Gleam is a statically typed language for the Erlang VM (BEAM). It is designed to be a productive and fun language to work with. Gleam is a compiled language, which means that it is compiled to BEAM bytecode and runs on the Erlang VM. It is a functional programming language with a strong type system that helps catch errors at compile time.

Few things I like about Gleam are:

  • Gleam ships with all language tooling just like Go. This makes it easy to get started with Gleam.
  • Gleam’s async support is very good. It is easy to write concurrent code in Gleam.
  • No nulls representation in Gleam. This makes it easier to write safe code.

Few things I dislike about Gleam are:

  • Gleam is a new language and the community is still growing. This means that there are fewer libraries available compared to other languages.


In Gleam, variables are declared by specifying the type after the variable name. Gleam also supports type inference using the = syntax.

Syntax and Example:

let a: Int = 10 // Explicit type declaration
let b, c: Int = 20, 30 // Multiple variables

const pi: Float = 3.14 // Constants
const world = "Hello, World"

let x = 42 // type inferred as Int
let y = "Hello, Gleam" // type inferred as String

Control Statements

Control statements in Gleam direct the flow of execution. They include if, else, case, and looping constructs like for.

Syntax and Example:

// If statement
if x > 0 {
    io.println("x is positive")

// For loop
for i in list(1, 2, 3) {

// Case statement
case x {
    0 -> io.println("x is zero")
    _ -> io.println("x is not zero")

// Case statement with guards
case x {
    x if x > 0 -> io.println("x is positive")
    x if x < 0 -> io.println("x is negative")
    _ -> io.println("x is zero")

// List pattern matching
case list(1, 2, 3) {
    [1, 2, 3] -> io.println("List matches")
    _ -> io.println("List does not match")


Functions in gleam are defined using the fn keyword. They can take zero or more arguments and return zero or more results.

There are public and private functions in Gleam. Public functions can be called from other modules, while private functions are only accessible within the module (file).

Syntax and Example:

// Function declaration
fn add(x: Int, y: Int) -> Int {
    x + y

// Function call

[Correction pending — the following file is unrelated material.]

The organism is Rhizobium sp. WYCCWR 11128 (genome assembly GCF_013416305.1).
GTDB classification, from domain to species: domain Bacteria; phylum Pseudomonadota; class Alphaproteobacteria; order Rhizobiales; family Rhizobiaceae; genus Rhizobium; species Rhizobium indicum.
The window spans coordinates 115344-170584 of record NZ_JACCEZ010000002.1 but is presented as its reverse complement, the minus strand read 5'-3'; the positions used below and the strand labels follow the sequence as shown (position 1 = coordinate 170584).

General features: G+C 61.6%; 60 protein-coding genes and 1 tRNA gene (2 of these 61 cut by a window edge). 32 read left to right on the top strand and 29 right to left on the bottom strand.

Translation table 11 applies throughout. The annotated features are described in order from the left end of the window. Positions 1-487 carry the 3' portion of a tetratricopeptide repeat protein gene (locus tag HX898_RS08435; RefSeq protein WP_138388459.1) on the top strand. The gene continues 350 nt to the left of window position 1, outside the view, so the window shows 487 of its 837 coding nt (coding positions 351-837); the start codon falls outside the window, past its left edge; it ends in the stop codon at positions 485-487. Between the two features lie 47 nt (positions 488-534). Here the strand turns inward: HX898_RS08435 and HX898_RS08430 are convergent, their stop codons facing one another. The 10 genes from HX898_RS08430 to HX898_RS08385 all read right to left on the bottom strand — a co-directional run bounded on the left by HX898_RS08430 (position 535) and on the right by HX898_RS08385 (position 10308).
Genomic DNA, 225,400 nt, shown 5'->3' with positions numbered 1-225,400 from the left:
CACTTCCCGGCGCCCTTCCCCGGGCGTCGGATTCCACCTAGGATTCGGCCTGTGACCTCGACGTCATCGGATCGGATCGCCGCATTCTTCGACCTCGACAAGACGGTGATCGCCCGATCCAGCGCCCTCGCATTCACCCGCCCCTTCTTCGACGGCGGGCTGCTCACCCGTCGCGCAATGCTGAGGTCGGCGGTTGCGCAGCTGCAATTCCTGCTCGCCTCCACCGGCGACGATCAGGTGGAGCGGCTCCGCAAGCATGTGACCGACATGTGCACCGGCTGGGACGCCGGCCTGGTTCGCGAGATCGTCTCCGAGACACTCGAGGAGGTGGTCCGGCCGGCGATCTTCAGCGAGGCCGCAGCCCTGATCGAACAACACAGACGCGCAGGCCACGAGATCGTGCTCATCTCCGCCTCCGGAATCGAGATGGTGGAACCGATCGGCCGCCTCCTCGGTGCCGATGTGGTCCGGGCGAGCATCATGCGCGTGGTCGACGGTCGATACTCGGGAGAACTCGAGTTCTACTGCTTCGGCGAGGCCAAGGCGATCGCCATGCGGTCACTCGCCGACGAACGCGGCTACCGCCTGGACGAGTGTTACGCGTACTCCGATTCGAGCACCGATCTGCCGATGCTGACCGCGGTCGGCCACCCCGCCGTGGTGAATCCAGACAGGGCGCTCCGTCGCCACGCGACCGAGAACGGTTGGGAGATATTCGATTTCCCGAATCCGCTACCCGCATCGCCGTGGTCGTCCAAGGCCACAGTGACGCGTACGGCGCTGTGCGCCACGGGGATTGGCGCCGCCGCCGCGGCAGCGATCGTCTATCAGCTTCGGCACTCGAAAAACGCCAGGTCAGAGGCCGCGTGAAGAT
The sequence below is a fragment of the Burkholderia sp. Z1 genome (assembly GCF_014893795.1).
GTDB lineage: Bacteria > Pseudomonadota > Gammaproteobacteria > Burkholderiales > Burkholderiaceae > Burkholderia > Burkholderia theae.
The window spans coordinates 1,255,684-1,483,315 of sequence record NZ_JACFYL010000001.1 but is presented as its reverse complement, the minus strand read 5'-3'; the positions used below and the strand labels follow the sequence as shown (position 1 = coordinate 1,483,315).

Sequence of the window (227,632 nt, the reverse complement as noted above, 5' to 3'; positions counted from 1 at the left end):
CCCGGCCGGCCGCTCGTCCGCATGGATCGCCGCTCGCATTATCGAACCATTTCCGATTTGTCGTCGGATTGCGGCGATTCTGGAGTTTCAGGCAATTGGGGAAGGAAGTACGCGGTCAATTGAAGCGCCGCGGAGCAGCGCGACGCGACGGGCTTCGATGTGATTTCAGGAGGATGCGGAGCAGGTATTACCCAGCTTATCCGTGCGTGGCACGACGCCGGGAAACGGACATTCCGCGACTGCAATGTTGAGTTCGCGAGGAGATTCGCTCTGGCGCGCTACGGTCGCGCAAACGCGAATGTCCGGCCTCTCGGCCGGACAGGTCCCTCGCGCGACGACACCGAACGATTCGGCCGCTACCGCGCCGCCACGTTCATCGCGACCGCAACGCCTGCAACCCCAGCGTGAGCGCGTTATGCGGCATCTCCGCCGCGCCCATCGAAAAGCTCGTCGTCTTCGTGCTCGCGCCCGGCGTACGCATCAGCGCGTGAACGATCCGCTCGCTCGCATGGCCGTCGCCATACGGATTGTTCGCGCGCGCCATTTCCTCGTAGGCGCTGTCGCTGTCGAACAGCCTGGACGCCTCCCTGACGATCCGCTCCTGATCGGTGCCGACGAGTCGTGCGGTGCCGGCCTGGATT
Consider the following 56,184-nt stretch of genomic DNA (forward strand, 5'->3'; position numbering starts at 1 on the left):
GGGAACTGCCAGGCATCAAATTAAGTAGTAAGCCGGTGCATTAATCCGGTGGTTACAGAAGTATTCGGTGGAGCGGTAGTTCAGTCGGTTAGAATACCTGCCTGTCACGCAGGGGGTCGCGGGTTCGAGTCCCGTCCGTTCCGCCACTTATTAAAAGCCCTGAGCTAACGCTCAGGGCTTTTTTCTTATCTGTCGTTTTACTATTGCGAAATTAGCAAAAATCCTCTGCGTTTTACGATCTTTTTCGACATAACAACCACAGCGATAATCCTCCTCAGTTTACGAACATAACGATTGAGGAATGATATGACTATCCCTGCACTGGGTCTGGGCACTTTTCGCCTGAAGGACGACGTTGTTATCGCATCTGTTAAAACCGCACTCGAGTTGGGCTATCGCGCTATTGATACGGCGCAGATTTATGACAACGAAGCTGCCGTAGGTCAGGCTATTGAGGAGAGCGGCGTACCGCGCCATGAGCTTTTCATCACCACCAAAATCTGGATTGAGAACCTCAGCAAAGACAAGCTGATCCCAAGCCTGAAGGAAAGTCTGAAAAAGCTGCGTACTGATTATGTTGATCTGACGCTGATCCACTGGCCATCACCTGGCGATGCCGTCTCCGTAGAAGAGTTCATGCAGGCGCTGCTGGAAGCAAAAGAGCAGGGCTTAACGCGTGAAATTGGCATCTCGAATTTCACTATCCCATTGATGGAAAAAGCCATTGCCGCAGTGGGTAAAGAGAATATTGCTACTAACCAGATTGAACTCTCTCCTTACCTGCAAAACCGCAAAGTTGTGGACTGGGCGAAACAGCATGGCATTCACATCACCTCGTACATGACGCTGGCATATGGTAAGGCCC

io.println(add(42, 13))

// Anonymous Functions
fn main() {
    let add = fn(x, y) { x + y }
    io.println(add(1, 1))

// Function with multiple return values
fn vals() -> (Int, Int) {
    (3, 7)

// Pipe operator to chain functions together
fn add_one(x: Int) -> Int { x + 1 }
fn add_two(x: Int) -> Int { x + 2 }

|> add_one
|> add_two
|> io.debug

Data Structures

Gleam supports custom types using type keyword

Syntax and Example:

type Person {
    name: String,
    age: Int,

let person = Person("Alice", 30)

Collection Manipulation

Gleam provides a set of functions to manipulate collections like lists, tuples, and maps.

Syntax and Example:

// List
let numbers = [1, 2, 3, 4, 5]

// Record
Teacher(name: "Alice", age: 30)

// Tuple
let person = ("Alice", 30)

Error Handling

Gleam has a Result type to handle errors. It is similar to Rust’s Result type.

Syntax and Example:

pub type DivideError {

fn divide(x: Int, y: Int) -> Result(Int, DivideError) {
    if y == 0 {
    } else {
        Ok(x / y)

case divide(10, 0) {
    Ok(result) -> io.println("Result: #{result}")
    Error(error) -> io.println("Error: #{error}") // DivisionByZero


Gleam has built-in support for concurrency using the spawn keyword. It allows you to run multiple tasks concurrently.

Syntax and Example:

// Define an async task
fn spawn_task(i) {
  task.async(fn() {
    let n = int.to_string(i)
    io.println("Hello from " <> n)

pub fn main() {
  // Run loads of threads, no problem
  list.range(0, 200_000)
  |> list.each(task.await_forever) // Wait for all tasks to finish


Gleam language comes with all the required tools for the language. We won’t need to install any additional tools to get started with Gleam.


To install Gleam, you can use the following command:

brew install gleam

Erlang will be installed as a dependency when you install Gleam.

Hello World

io.println("Hello, World!")

Build and Run

To run a Gleam program, you can use the following command:

gleam run hello.gleam

This will compile and run the program.